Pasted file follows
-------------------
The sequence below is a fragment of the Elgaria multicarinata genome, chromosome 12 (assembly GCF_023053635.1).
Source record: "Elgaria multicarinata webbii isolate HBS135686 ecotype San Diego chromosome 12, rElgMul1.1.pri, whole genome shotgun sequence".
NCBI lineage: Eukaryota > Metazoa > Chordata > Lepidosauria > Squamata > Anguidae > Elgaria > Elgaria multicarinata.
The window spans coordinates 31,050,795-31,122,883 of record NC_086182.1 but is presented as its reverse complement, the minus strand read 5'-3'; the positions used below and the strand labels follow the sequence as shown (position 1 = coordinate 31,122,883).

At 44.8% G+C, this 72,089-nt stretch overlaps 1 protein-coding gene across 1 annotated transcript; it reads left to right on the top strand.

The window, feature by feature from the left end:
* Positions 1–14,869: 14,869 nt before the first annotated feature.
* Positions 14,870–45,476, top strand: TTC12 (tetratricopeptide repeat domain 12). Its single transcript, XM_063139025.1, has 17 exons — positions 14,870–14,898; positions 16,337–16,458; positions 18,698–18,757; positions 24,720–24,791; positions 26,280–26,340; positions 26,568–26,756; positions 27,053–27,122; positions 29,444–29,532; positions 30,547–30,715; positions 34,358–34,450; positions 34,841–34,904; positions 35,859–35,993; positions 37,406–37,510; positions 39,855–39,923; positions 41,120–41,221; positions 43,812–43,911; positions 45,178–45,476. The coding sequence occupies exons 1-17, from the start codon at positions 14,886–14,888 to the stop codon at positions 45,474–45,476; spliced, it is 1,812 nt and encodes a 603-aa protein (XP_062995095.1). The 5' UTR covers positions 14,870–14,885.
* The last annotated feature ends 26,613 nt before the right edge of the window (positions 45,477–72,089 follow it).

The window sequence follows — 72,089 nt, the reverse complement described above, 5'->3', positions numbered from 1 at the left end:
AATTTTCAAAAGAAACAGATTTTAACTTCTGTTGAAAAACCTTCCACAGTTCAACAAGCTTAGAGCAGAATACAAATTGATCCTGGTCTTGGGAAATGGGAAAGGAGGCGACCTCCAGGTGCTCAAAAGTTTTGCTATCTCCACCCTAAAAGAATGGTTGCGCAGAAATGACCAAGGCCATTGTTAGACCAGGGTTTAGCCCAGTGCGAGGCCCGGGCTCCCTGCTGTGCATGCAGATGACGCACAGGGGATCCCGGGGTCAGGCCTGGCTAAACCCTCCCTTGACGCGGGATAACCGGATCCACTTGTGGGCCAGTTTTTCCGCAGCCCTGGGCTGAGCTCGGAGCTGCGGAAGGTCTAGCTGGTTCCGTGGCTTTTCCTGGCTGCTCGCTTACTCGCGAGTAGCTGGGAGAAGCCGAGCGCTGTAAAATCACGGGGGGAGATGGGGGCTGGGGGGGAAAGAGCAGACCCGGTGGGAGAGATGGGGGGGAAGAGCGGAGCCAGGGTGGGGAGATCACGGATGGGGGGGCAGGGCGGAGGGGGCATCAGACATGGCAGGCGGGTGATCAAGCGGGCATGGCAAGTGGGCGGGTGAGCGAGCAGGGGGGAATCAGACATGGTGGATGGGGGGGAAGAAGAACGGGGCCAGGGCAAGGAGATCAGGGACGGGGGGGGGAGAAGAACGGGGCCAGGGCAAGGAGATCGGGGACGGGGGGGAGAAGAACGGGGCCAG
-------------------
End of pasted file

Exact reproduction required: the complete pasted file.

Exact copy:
The sequence below is a fragment of the Elgaria multicarinata genome, chromosome 12 (assembly GCF_023053635.1).
Source record: "Elgaria multicarinata webbii isolate HBS135686 ecotype San Diego chromosome 12, rElgMul1.1.pri, whole genome shotgun sequence".
NCBI lineage: Eukaryota > Metazoa > Chordata > Lepidosauria > Squamata > Anguidae > Elgaria > Elgaria multicarinata.
The window spans coordinates 31,050,795-31,122,883 of record NC_086182.1 but is presented as its reverse complement, the minus strand read 5'-3'; the positions used below and the strand labels follow the sequence as shown (position 1 = coordinate 31,122,883).

At 44.8% G+C, this 72,089-nt stretch overlaps 1 protein-coding gene across 1 annotated transcript; it reads left to right on the top strand.

The window, feature by feature from the left end:
* Positions 1–14,869: 14,869 nt before the first annotated feature.
* Positions 14,870–45,476, top strand: TTC12 (tetratricopeptide repeat domain 12). Its single transcript, XM_063139025.1, has 17 exons — positions 14,870–14,898; positions 16,337–16,458; positions 18,698–18,757; positions 24,720–24,791; positions 26,280–26,340; positions 26,568–26,756; positions 27,053–27,122; positions 29,444–29,532; positions 30,547–30,715; positions 34,358–34,450; positions 34,841–34,904; positions 35,859–35,993; positions 37,406–37,510; positions 39,855–39,923; positions 41,120–41,221; positions 43,812–43,911; positions 45,178–45,476. The coding sequence occupies exons 1-17, from the start codon at positions 14,886–14,888 to the stop codon at positions 45,474–45,476; spliced, it is 1,812 nt and encodes a 603-aa protein (XP_062995095.1). The 5' UTR covers positions 14,870–14,885.
* The last annotated feature ends 26,613 nt before the right edge of the window (positions 45,477–72,089 follow it).

The window sequence follows — 72,089 nt, the reverse complement described above, 5'->3', positions numbered from 1 at the left end:
AATTTTCAAAAGAAACAGATTTTAACTTCTGTTGAAAAACCTTCCACAGTTCAACAAGCTTAGAGCAGAATACAAATTGATCCTGGTCTTGGGAAATGGGAAAGGAGGCGACCTCCAGGTGCTCAAAAGTTTTGCTATCTCCACCCTAAAAGAATGGTTGCGCAGAAATGACCAAGGCCATTGTTAGACCAGGGTTTAGCCCAGTGCGAGGCCCGGGCTCCCTGCTGTGCATGCAGATGACGCACAGGGGATCCCGGGGTCAGGCCTGGCTAAACCCTCCCTTGACGCGGGATAACCGGATCCACTTGTGGGCCAGTTTTTCCGCAGCCCTGGGCTGAGCTCGGAGCTGCGGAAGGTCTAGCTGGTTCCGTGGCTTTTCCTGGCTGCTCGCTTACTCGCGAGTAGCTGGGAGAAGCCGAGCGCTGTAAAATCACGGGGGGAGATGGGGGCTGGGGGGGAAAGAGCAGACCCGGTGGGAGAGATGGGGGGGAAGAGCGGAGCCAGGGTGGGGAGATCACGGATGGGGGGGCAGGGCGGAGGGGGCATCAGACATGGCAGGCGGGTGATCAAGCGGGCATGGCAAGTGGGCGGGTGAGCGAGCAGGGGGGAATCAGACATGGTGGATGGGGGGGAAGAAGAACGGGGCCAGGGCAAGGAGATCAGGGACGGGGGGGGGAGAAGAACGGGGCCAGGGCAAGGAGATCGGGGACGGGGGGGAGAAGAACGGGGCCAG